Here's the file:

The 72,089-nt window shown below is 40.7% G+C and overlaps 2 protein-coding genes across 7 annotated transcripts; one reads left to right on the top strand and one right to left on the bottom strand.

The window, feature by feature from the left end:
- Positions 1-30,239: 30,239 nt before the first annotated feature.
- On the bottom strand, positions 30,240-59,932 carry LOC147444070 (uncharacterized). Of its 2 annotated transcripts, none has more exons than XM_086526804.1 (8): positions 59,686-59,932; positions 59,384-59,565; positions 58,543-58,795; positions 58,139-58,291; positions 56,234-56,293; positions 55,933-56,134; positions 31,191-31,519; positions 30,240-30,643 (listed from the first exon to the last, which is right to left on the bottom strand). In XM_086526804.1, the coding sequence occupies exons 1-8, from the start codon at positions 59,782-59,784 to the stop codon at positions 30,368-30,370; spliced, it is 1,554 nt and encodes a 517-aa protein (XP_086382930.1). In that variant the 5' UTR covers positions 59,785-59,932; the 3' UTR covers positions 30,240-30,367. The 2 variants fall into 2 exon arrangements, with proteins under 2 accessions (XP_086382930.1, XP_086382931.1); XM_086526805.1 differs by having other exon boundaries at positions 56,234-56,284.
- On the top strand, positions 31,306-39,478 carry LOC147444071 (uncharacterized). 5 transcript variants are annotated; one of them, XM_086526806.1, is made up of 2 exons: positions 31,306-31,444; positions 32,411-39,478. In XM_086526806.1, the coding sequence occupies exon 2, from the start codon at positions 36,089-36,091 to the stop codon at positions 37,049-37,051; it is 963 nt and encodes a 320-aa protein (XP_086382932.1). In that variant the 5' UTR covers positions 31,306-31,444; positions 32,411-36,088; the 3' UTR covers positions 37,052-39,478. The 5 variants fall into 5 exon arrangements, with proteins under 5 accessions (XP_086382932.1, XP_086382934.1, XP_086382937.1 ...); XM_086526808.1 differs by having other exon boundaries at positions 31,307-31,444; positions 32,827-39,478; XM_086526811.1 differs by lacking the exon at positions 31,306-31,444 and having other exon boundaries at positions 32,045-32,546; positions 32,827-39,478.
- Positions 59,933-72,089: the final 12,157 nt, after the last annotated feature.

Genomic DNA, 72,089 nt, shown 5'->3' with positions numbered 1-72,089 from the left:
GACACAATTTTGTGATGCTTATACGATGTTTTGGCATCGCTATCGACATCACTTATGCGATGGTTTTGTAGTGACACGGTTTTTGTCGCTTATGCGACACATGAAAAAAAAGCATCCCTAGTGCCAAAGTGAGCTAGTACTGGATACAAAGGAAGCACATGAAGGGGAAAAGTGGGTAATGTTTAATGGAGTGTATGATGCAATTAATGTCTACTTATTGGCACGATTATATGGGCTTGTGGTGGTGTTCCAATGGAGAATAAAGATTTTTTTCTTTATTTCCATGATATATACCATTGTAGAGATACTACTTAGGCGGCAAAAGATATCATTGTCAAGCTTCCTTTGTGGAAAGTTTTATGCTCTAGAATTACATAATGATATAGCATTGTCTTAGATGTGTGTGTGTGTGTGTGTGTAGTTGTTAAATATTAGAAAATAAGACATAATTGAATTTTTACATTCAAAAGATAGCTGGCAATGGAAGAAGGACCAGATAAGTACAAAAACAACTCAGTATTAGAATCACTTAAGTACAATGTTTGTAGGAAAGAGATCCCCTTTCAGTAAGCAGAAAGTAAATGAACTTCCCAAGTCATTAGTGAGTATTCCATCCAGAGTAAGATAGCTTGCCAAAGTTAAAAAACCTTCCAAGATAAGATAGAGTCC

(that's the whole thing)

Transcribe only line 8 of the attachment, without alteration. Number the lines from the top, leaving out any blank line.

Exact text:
GACACAATTTTGTGATGCTTATACGATGTTTTGGCATCGCTATCGACATCACTTATGCGATGGTTTTGTAGTGACACGGTTTTTGTCGCTTATGCGACACATGAAAAAAAAGCATCCCTAGTGCCAAAGTGAGCTAGTACTGGATACAAAGGAAGCACATGAAGGGGAAAAGTGGGTAATGTTTAATGGAGTGTATGATGCAATTAATGTCTACTTATTGGCACGATTATATGGGCTTGTGGTGGTGTTCCAATGGAGAATAAAGATTTTTTTCTTTATTTCCATGATATATACCATTGTAGAGATACTACTTAGGCGGCAAAAGATATCATTGTCAAGCTTCCTTTGTGGAAAGTTTTATGCTCTAGAATTACATAATGATATAGCATTGTCTTAGATGTGTGTGTGTGTGTGTGTGTAGTTGTTAAATATTAGAAAATAAGACATAATTGAATTTTTACATTCAAAAGATAGCTGGCAATGGAAGAAGGACCAGATAAGTACAAAAACAACTCAGTATTAGAATCACTTAAGTACAATGTTTGTAGGAAAGAGATCCCCTTTCAGTAAGCAGAAAGTAAATGAACTTCCCAAGTCATTAGTGAGTATTCCATCCAGAGTAAGATAGCTTGCCAAAGTTAAAAAACCTTCCAAGATAAGATAGAGTCC